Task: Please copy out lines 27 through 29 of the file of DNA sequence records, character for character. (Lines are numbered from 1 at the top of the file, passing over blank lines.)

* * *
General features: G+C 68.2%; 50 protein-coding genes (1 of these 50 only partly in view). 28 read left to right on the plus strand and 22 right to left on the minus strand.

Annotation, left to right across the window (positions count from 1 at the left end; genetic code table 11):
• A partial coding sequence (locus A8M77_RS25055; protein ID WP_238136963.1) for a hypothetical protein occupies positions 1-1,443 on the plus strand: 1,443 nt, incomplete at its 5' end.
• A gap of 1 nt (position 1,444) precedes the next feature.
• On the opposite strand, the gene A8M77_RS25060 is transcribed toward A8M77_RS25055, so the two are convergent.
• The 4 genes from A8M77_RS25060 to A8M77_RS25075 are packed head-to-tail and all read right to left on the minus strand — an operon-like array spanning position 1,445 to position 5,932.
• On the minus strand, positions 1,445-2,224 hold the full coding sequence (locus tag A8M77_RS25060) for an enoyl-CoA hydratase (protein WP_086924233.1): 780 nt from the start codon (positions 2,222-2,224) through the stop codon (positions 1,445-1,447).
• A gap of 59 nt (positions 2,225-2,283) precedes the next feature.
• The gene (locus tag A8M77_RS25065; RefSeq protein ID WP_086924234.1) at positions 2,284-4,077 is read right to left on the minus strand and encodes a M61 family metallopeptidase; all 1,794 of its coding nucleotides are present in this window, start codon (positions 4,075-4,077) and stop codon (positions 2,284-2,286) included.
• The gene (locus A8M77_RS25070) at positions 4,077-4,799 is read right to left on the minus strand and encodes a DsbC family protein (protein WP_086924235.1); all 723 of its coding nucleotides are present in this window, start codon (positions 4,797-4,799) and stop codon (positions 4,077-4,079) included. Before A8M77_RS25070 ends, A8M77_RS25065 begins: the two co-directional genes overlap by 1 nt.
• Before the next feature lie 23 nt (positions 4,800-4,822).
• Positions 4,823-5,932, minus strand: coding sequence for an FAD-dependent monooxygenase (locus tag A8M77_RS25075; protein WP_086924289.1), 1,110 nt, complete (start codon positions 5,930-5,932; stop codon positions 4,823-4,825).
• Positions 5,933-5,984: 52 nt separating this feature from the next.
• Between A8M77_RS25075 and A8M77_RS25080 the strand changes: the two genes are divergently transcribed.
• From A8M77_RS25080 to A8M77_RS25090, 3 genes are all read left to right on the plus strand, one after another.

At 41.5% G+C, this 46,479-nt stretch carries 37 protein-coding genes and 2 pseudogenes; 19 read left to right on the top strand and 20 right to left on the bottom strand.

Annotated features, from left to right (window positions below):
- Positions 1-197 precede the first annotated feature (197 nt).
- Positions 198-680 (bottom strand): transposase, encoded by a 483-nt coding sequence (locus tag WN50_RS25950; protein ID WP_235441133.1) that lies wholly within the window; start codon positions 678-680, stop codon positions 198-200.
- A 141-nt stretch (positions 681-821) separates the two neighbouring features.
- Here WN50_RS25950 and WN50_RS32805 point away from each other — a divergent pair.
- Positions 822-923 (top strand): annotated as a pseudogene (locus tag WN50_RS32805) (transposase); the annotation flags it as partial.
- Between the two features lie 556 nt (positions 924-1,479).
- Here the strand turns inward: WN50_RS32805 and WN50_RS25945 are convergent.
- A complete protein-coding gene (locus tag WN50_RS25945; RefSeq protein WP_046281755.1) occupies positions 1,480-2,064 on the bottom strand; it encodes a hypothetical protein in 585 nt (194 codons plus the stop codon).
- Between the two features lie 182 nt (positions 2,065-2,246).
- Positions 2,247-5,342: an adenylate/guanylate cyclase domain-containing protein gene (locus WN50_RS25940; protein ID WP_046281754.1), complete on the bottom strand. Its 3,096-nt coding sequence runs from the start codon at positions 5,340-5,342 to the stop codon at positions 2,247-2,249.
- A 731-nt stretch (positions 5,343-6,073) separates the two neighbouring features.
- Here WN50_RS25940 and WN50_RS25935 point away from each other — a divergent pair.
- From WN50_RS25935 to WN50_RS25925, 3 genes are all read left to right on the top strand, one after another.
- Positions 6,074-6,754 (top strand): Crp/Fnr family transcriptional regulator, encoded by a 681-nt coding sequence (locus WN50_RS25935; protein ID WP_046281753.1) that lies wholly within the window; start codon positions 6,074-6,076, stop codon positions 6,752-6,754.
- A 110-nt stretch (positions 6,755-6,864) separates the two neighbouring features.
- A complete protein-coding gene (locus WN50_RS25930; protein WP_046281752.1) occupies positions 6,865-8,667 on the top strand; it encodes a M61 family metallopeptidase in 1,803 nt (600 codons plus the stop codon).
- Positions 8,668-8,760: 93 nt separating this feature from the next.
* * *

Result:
- Positions 2,247-5,342: an adenylate/guanylate cyclase domain-containing protein gene (locus WN50_RS25940; protein ID WP_046281754.1), complete on the bottom strand. Its 3,096-nt coding sequence runs from the start codon at positions 5,340-5,342 to the stop codon at positions 2,247-2,249.
- A 731-nt stretch (positions 5,343-6,073) separates the two neighbouring features.
- Here WN50_RS25940 and WN50_RS25935 point away from each other — a divergent pair.